Since the majority of OISs are up close and personal, with no cover available, movement becomes an essential element in any gunfight.
You have no choice. You draw your service weapon and fire three rounds into the dog. Two find their mark in its chest cavity, while the third rips through one of its front legs. It takes a few more paces, collapses, and dies.
For those of us involved in law enforcement we know that there is no such thing as the "routine traffic stop." The names of well over 300 officers who have been killed while making a traffic stop are engraved on the gray granite walls of the National Law Enforcement Officers Memorial in Washington, D.C.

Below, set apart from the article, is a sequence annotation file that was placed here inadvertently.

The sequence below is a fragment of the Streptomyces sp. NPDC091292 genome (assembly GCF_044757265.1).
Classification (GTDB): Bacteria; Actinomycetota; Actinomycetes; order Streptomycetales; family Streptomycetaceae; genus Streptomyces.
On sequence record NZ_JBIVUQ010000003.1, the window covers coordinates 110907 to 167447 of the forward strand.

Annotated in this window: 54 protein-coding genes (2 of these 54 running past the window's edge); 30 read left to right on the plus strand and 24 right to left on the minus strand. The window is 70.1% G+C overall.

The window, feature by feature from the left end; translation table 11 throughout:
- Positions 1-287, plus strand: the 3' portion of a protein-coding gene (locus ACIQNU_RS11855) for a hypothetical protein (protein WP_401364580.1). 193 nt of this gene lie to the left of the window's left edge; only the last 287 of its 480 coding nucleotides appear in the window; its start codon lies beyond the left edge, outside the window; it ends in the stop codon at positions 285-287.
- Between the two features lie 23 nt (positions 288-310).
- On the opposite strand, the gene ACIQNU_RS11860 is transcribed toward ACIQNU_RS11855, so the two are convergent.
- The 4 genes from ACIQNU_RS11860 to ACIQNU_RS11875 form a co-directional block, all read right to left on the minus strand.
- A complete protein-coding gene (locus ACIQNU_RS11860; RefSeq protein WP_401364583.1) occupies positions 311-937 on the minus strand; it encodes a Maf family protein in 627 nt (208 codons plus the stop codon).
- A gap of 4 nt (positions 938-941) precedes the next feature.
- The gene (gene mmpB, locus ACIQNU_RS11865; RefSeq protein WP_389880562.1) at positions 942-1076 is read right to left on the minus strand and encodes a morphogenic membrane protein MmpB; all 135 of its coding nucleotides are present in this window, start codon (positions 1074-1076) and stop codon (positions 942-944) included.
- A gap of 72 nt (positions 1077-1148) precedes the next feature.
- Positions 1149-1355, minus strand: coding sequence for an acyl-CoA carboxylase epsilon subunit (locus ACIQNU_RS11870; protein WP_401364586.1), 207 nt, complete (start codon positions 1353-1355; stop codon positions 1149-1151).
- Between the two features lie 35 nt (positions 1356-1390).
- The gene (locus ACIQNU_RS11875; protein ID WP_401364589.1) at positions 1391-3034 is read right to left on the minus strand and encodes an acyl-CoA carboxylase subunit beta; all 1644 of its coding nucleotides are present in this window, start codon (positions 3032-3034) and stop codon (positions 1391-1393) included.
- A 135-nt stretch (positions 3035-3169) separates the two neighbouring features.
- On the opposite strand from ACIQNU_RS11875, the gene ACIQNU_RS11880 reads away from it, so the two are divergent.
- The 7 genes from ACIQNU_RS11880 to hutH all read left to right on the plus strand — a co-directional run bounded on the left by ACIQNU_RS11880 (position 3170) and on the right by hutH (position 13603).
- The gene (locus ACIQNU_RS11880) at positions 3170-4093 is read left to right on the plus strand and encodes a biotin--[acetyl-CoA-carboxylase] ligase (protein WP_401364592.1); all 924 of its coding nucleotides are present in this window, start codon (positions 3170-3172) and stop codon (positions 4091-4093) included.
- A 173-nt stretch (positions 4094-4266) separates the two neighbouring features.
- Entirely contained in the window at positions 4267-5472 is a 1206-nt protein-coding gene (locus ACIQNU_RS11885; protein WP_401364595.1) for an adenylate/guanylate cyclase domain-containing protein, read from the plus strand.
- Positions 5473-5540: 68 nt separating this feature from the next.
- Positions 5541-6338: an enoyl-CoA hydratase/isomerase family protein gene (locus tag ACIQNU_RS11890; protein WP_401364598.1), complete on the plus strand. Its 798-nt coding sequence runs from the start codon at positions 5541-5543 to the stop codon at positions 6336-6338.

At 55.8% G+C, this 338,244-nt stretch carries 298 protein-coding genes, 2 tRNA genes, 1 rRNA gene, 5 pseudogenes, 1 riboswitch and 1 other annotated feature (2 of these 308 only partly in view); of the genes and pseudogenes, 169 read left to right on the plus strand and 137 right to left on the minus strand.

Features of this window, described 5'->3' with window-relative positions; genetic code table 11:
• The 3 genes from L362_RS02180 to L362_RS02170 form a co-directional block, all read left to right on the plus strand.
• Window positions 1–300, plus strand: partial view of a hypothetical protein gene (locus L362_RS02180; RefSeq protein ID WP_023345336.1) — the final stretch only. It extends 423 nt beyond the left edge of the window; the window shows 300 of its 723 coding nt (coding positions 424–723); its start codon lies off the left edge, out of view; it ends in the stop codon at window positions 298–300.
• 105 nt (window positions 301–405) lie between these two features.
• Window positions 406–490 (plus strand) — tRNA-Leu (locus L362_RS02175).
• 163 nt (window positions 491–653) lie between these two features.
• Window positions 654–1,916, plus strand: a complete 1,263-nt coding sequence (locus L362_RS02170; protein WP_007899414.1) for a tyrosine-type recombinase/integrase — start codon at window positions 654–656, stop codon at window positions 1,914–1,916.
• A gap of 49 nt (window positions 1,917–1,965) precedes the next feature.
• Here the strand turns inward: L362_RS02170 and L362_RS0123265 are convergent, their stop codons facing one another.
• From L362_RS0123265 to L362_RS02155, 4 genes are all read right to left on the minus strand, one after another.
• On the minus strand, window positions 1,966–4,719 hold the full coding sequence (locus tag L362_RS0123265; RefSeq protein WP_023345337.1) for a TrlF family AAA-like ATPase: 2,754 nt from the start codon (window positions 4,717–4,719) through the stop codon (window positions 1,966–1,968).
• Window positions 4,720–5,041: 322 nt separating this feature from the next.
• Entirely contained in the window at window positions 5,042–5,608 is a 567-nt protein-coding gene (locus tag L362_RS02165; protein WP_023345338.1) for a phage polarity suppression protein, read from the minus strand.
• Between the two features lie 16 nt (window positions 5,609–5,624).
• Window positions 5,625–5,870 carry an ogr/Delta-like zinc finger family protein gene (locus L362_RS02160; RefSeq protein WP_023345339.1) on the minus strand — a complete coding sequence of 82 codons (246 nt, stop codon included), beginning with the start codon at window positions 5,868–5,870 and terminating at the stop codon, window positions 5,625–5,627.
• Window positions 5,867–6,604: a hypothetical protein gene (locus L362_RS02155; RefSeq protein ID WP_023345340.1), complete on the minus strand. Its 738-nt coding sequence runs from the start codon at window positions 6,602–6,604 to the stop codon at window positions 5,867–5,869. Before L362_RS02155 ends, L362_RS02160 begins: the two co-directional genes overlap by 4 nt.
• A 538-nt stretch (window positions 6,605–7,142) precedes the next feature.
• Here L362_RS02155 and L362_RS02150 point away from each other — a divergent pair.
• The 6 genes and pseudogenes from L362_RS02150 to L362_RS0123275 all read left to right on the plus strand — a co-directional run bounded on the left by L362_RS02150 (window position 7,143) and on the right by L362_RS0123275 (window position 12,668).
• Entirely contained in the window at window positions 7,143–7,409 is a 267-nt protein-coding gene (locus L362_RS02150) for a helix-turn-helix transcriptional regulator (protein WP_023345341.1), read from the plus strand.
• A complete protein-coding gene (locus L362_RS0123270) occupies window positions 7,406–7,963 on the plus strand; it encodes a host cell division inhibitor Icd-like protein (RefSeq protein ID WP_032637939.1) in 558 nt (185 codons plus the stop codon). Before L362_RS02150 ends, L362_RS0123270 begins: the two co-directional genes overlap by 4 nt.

For some reason, most officers have a vision of a gunfight as being one shooter against another. The reality of such incidents is much different and even deadlier. An alarming number of police gunfights involve more than one bad guy against a single cop.